Obama evokes Niebuhr, black church
Expecting a speech, Americans instead heard a sermon. Drawing on scripture, theology and the rising rhythms of black preaching, President Obama was more pastor than politician at a memorial service in Tucson for the victims of the January 8 shooting in that Arizona city.
It was an aspect of Obama that galvanized his 2008 campaign but had scarcely emerged since he entered the White House, according to some observers.
"I was glad to see it back," said Martha Simmons, coeditor of Preaching with Sacred Fire, an anthology of African-American sermons. "I had missed that in his speeches over the last two years." There are a lot of good speakers in politics, she said. "But it's not the same as being able to hit that soul area. If you can tap into that, you tap into something powerful and important."
As with past presidents confronted by tragedy, Obama's pastoral side surfaced at a moment of national grief, when the commander in chief is called upon to comfort the afflicted and make sense of the senseless.
Obama both embodied and gently resisted that role on January 12. In the wake of the shootings four days earlier, partisans on the left and right sharply debated whether inflammatory political rhetoric inspired accused gunman Jared Lee Loughner to kill six people and wound more than a dozen more, including Rep. Gabrielle Giffords (D., Ariz.).
Wanton evil defies easy explanation, Obama said. "Scripture tells us that there is evil in the world, and that terrible things happen for reasons that defy human understanding. In the words of Job, 'When I looked for light, then came darkness.' Bad things happen, and we have to guard against simple explanations in the aftermath."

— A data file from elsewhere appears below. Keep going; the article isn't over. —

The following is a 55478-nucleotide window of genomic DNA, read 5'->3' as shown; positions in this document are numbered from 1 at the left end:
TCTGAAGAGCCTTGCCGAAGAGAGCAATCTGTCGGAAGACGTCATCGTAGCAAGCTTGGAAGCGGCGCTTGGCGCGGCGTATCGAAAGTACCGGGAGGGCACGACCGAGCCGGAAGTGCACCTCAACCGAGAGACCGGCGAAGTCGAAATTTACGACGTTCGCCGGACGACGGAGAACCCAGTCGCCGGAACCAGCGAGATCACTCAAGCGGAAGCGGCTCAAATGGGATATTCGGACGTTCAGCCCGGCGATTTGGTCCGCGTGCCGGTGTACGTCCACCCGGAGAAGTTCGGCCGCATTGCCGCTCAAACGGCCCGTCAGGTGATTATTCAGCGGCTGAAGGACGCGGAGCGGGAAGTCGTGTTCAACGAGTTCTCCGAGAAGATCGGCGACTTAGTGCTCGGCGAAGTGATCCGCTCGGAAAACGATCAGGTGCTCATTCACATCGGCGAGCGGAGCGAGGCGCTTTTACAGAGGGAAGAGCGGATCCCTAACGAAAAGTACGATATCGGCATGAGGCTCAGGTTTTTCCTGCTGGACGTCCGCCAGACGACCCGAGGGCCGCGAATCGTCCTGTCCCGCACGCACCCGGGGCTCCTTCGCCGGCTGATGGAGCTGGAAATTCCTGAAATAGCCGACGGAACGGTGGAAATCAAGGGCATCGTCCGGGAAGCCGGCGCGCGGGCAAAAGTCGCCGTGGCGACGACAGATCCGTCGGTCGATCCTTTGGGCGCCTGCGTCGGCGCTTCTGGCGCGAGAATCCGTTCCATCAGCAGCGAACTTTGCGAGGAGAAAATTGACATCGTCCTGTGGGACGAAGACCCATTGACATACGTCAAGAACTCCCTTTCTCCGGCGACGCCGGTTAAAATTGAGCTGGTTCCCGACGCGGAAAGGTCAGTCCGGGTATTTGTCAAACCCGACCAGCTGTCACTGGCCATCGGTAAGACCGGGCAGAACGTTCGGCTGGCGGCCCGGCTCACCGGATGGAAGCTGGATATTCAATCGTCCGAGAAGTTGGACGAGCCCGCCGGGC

Instead, Obama called on Americans to be more humble, "expand our moral imaginations" and "sharpen our instincts for empathy."
Shaun Casey, an ethicist at Wesley Theological Seminary in Washington, said Obama's speech echoed the tenets of 20th-century Protestant theologian Reinhold Niebuhr, who has been a moral touchstone for this president. For Niebuhr, pride and self-righteousness were cardinal sins, and evil an ever-present mystery. "Obama called for humility, the antidote to pride and self-righteousness," Casey said. "It was a way of addressing the polarization and vitriol by pointing the finger at everyone."
Again drawing on the Hebrew Bible, Obama also quoted from Psalm 46, implicitly comparing Tucson to scripture's city of God. "God is within her, she will not fall," Obama recited from the psalm. "God will help her at the break of day."
Jacques Berlinerblau, author of Thumpin' It, a study of how modern presidents have used the Bible, said the Psalms have been a popular choice for presidential rhetoric. "You cannot lose with the Psalms," he said.
Obama's chosen passage offered comfort to a traumatized city and echoed Ronald Reagan's evocation of America as a divinely favored "shining city upon a hill." "Obama is trying to get something across about a city resurrecting itself," said Berlinerblau, a professor at Georgetown University.
In its contours and cadences, Obama's address drew on traditions of black preaching rarely if ever seen in presidential speeches, said Simmons, who directs an online African-American lectionary project. "You can tell this man has spent time in African-American churches, no doubt about that," she said.
For example, Obama employed call-and-response, repeating the phrase "Gabby opened her eyes" three times as the audience cheered the good news about Giffords. Noting the president's use of repetition, Simmons said: "I know where that came from. I hear that every Sunday."
After honoring the victims and extolling the bystanders who helped prevent further killings, Obama moved toward his speech's moral message. "We call that the close, or the celebration," Simmons said. "It's the higher point that people can take with them when they leave church."
Often a preacher will use a biblical parable or a psalm to deliver the take-home message, but Obama used the memory of Christina Taylor Green, an innocent and energetic nine-year-old killed in the attack.
"If there are rain puddles in heaven," Obama said, "Christina is jumping in them today. And here on this earth—here on this earth, we place our hands over our hearts, and we commit ourselves as Americans to forging a country that is forever worthy of her gentle, happy spirit." —RNS